"Tore is a goalscorer with a lot of ability. Some of the lads here were gobsmacked when they saw some of his touches in training and his finishing. I think they were a little bit aback by him.
"I don't want to put too much pressure on him but I am sure he will do very well for us. He is a player, who if he gets a chance or two, they usually end up in the back of the net."
Dennis knows that brining Flo to Leeds has given the player an opportunity to put himself in the window again. "Yes it does, but it also gives us a quality player," he added.
The arrival on the same day, of the 32-year-old Sa, from Espanyol, brings another quality player with experience into the United squad.
Sa, who was born in Mozambique, developed his career in Portugal before moving to Spain to play for Espanyol. "He's a very good right back and has a lot of ability," explained the United boss.
"He a very good ball player and he will get forward. He is also very quick and that is something this is needed to add to the squad.
"He can also play on the right side of midfield which is also usual. He reminds me a bit of Dan Petrescu in the way plays. Dan was very clever and so is Armando and he will cause teams problems," added the United boss.

Telegraph 4/1/07
Chelsea old boy joins Leeds
By Tom Cary
At this rate Leeds United will have to modify the words of their famous terrace song from "we are Leeds, we are Leeds" to "we are ex-Chelsea."
First Ken Bates succeeded Gerald Krasner as chairman, then he handed his former Stamford Bridge stalwarts Dennis Wise and Gus Poyet the management reins at Elland Road. Now they have called on their former team-mate – the decidedly veteran Tore Andre Flo – to help them stave off the threat of relegation to the third tier of English football for the first time in the club's 88-year history.
Time was when any sort of link to Chelsea was a dangerous thing to declare in parts of West Yorkshire, but Leeds' beleaguered fans are almost beyond caring. They just want the good times back.
Flo, 33, was one of three signings made by Wise yesterday. Striker Tresor Kandol – who was on loan from Barnet – and Espanyol defender Armando Miguel Correia De Sa, have also arrived to bolster the squad. But it will take more than a few free transfers to improve the club's fortunes.
After so many false dawns, it is hard not to be cynical.
When former manager Kevin Blackwell predicted a golden future for the club last September with the announcement that, within a year, Leeds would "not be in any debt whatsoever," fans took the news with a pinch of salt. Just 10 days later Blackwell's contract was terminated and he is now suing the club for unlawful dismissal. Leeds fans don't know what to believe any more. The debt may have gone, but no one knows quite how or where.
The arrival of Wise in Blackwell's stead was similarly bewildering. Bates is godfather to one of Wise's children, but nepotism was not the only accusation made against the appointment. Nor the most pertinent.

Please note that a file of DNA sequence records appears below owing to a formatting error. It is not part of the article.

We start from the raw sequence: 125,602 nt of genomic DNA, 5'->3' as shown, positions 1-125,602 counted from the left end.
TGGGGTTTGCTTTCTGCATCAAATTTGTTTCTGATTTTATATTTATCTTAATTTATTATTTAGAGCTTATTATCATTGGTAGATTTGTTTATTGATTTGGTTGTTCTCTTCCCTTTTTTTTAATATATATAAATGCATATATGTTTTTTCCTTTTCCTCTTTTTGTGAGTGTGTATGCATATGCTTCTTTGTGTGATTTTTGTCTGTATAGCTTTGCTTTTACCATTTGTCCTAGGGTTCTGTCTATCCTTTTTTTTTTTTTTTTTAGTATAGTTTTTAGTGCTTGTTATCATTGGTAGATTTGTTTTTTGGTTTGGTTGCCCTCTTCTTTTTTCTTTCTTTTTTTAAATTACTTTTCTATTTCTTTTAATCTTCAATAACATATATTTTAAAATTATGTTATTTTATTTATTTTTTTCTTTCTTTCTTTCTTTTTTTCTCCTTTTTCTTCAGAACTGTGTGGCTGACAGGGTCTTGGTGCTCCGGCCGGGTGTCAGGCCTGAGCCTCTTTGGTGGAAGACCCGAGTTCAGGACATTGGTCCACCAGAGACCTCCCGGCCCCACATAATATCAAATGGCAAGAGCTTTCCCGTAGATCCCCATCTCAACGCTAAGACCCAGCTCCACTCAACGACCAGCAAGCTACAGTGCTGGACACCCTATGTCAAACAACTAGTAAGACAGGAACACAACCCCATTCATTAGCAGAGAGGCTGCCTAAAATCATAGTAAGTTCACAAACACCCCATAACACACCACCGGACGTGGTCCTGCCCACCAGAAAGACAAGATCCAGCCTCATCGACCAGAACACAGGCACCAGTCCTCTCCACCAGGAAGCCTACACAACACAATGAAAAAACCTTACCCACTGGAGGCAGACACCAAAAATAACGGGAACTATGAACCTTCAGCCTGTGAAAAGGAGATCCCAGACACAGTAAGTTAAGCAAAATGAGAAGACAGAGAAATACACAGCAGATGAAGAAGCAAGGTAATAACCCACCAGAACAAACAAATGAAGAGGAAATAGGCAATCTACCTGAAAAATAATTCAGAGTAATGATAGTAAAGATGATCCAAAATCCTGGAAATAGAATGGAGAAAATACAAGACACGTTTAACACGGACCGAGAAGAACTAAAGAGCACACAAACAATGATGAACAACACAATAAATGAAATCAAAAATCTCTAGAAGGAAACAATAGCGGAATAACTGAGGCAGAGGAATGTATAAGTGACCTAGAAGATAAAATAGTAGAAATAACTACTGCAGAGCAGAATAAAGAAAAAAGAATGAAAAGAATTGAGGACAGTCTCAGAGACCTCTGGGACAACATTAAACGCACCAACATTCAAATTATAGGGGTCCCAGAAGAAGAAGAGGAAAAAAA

Wise had moderate success at Millwall and, briefly, at Swindon, but he has never experienced anything like this. After the shortest honeymoon period imaginable, the defeats have kept on coming. Attendances have fallen by an average of 10,000 this season on last and message boards are awash with angry fans. You wonder whether he might not have been sacked already were he not such great mates with his chairman.Maybe that is a blessing in disguise. After all, if there is one thing that this club desperately needs, it is some continuity.

Wednesday, January 03, 2007

Sky 3/1/07
Wise pounces for Sa
By James Pearson
Leeds United's rebuilding plans are set to continue with the impending arrival of Portuguese international defender Armando Sa.
Dennis Wise has been a busy manager since the opening of the transfer window after bringing in Robbie Elliott and securing Matt Heath for the remainder of the season.
As revealed by last month, Sa will now join Leeds from Liga outfit Espanyol subject to international clearance.
The 32-year-old stopper, who has been capped 16 times by his country, has a wealth of experience to his name after playing for the likes of Benfica and Villarreal.
In addition, Wise has moved to inform Portuguese defender Rui Marques that he still has a future at the club.
The Angola international has spent over a year in the wilderness but made a surprise comeback against Coventry on New Year's Day and impressed Wise.
He told the club's official website: "I was pleased with Rui because we had a long chat about himself and he couldn't work out why he had been brought to this club.
"He was down in the dumps - I didn't sign him but I said you've got a chance. Some players find it difficult and full credit to him. He's not played for a year-and-a-half.
"I hope Rui is buzzing. He did very well and he went to right-back because we had a problem and he did well there."

Yorkshire Post 3/1/07
We will back Wise all we can – Harvey
Leeds reveal buying back Elland Road remains priority as they prepare to fund transfer window recruitment
Richard Sutcliffe